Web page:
AB - Background and Aims: Locally advanced pancreatic cancer (LAPC) has a poor prognosis. There are limited data describing the use of photodynamic therapy (PDT) for pancreatic cancer in humans. We hypothesized that EUS-guided PDT for LAPC is safe, technically feasible, and produces a dose- and time-dependent increasing degree of image-defined tumor necrosis. Methods: In a single-center, prospective, dose-escalation phase 1 study, patients with treatment-naïve LAPC received intravenous porfimer sodium (Concordia Laboratories Inc, St Michael, Barbados) followed 2 days later by EUS-PDT. EUS-PDT was performed by puncture with a 19-gauge needle and insertion of a 1.0-cm light diffuser (Pioneer Optics, Bloomfield, Conn) and illumination with a 630-nm light (Diomed Inc, Andover, Mass). A CT scan 18 days after PDT was done to assess for change in pancreatic necrosis. Nab-paclitaxel (125 mg/ m2 intravenously) and gemcitabine (1000 mg /m2 intravenously) were initiated 7 days after CT and given weekly for 3 of 4 weeks (1 cycle) until disease progression or unacceptable toxicity. Results: Twelve patients (mean age, 67 ± 6 years; 8 male) with tumors (mean diameter, 45.2 ± 12.9 mm) in the head and/or neck (8) or body and/or tail (4) underwent EUS-PDT. Compared with baseline imaging, increased volume and percentage of tumor necrosis were observed in 6 of 12 patients (50%) after EUS-PDT. The mean overall increases in volume and percentage necrosis were 10 ± 26 cm3 (P =.20) and 18% ± 22% (P =.016), respectively. After a median follow-up of 10.5 months (range, 1.0-37.4 months), median progression-free (PFS) and overall survival (OS) were 2.6 months (95% confidence interval, 0.7, not estimable) and 11.5 months (95% confidence interval, 1.1, 16.9), respectively. Surgical resection was attempted in 2 patients, and pathology showed a complete response (n = 1) and residual 2-mm tumor (n = 1). There were 8 serious adverse events and none related to EUS or EUS-PDT. Conclusion: EUS-PDT for LAPC appears to be safe and produces measurable imaged-defined tumor necrosis. Phase 2 studies are warranted. (Clinical trial registration number: NCT01770132.)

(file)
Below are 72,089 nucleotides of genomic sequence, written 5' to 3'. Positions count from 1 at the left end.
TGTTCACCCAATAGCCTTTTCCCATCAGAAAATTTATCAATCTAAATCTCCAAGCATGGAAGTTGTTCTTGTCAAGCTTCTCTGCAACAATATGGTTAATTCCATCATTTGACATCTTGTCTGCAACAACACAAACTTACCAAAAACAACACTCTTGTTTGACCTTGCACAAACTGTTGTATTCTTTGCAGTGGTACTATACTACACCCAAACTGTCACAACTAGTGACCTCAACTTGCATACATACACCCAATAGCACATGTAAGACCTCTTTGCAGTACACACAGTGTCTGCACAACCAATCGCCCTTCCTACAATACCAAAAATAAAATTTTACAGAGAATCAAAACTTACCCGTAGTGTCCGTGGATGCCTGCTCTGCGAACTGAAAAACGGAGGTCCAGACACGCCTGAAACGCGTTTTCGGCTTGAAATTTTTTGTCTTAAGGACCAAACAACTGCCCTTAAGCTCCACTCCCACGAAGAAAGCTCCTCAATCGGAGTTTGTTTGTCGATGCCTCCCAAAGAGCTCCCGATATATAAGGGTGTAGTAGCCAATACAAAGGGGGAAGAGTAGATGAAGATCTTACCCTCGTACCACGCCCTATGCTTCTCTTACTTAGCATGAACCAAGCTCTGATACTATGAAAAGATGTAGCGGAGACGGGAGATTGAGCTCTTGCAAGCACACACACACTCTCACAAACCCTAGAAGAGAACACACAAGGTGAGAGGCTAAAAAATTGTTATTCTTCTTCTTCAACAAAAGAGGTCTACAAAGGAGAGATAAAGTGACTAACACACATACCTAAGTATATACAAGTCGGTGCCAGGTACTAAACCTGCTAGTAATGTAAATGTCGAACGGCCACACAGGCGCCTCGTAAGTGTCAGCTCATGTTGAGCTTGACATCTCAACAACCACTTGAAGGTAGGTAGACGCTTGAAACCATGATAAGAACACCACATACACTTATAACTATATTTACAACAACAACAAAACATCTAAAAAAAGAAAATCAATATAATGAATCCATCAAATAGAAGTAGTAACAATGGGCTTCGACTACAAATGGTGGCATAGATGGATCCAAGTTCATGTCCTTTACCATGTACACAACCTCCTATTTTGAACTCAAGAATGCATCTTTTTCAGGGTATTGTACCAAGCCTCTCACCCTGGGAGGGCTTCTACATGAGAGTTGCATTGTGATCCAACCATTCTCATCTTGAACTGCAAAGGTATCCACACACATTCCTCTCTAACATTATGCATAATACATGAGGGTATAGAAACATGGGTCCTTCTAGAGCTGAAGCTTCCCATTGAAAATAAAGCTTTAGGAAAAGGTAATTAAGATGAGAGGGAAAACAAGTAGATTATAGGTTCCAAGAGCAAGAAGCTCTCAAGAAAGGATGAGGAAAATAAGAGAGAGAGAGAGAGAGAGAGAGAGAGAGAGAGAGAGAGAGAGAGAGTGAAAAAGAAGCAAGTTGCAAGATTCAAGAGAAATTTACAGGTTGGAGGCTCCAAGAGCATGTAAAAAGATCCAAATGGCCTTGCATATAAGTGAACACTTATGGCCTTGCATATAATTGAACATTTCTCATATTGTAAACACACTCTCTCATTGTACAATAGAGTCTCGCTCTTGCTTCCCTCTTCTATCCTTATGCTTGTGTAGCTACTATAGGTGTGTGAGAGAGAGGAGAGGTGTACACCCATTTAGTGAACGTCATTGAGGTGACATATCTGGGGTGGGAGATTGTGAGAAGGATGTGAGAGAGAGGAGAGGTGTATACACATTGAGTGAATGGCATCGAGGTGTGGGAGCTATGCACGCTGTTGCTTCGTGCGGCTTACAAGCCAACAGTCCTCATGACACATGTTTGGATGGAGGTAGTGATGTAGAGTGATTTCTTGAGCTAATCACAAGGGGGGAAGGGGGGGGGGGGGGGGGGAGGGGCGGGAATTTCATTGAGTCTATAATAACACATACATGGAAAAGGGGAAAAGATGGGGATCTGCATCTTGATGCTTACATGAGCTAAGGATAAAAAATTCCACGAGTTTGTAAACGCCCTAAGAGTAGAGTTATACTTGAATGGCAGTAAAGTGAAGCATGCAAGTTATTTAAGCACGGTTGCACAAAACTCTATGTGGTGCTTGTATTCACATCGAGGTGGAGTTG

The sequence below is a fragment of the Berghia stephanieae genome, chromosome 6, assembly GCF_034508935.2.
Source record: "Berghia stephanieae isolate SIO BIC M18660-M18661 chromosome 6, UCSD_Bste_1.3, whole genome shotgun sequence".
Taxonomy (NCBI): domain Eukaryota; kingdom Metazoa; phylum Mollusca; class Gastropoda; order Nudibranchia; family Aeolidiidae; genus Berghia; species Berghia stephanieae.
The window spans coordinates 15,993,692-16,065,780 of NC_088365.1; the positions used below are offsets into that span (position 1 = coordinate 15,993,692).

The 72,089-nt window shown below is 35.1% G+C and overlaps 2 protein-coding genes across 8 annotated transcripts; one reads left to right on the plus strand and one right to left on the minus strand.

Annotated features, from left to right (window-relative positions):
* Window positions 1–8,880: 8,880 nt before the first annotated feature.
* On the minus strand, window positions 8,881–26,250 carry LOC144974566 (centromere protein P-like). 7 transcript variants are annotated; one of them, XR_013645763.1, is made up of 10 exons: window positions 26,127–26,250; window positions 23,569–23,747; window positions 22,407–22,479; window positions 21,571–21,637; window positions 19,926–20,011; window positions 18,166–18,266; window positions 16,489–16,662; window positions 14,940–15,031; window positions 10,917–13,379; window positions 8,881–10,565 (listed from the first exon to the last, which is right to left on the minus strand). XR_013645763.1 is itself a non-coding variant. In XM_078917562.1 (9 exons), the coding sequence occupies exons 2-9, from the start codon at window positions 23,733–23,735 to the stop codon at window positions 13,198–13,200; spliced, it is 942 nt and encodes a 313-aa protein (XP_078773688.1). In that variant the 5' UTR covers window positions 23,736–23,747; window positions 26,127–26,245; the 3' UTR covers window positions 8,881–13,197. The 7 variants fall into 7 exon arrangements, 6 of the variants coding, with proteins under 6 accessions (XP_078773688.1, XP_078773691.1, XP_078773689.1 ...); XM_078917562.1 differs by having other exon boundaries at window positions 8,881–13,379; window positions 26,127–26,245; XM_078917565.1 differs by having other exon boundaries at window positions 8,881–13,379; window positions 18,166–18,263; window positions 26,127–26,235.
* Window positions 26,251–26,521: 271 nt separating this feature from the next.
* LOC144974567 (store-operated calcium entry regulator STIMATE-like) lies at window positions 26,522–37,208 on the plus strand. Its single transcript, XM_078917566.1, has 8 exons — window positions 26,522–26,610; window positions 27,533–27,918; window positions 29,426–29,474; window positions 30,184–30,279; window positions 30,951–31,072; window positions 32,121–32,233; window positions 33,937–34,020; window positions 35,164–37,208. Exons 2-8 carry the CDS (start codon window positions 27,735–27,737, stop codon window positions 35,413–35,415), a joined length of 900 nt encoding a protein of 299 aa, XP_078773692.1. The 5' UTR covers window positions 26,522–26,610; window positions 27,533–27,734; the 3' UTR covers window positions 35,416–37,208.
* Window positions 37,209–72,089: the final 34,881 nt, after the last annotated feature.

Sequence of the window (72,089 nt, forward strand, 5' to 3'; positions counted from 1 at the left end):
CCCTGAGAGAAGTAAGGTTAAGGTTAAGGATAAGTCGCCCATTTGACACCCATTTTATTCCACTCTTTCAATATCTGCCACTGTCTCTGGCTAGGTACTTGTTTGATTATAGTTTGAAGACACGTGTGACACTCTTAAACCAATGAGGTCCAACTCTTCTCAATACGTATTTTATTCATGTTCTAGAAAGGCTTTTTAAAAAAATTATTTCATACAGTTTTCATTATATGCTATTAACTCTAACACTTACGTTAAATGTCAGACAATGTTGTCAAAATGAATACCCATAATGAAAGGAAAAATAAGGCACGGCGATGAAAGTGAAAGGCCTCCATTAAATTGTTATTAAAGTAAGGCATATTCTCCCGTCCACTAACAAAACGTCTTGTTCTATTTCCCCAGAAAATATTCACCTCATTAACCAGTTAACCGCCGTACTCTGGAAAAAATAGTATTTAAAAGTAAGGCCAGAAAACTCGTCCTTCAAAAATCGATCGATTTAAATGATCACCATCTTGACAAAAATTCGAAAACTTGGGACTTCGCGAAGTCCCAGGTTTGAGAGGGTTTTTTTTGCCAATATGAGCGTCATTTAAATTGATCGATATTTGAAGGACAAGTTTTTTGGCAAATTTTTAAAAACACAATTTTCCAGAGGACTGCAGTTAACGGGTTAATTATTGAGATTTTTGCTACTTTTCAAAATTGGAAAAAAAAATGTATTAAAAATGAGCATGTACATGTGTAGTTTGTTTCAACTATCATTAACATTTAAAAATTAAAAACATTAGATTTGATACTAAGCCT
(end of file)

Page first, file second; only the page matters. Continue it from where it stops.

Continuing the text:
UR - http://www.scopus.com/inward/record.url?scp=85056212212&partnerID=8YFLogxK

UR - http://www.scopus.com/inward/citedby.url?scp=85056212212&partnerID=8YFLogxK

U2 - 10.1016/j.gie.2018.09.007

DO - 10.1016/j.gie.2018.09.007

M3 - Article

JO - Gastrointestinal Endoscopy

JF - Gastrointestinal Endoscopy

SN - 0016-5107

ER -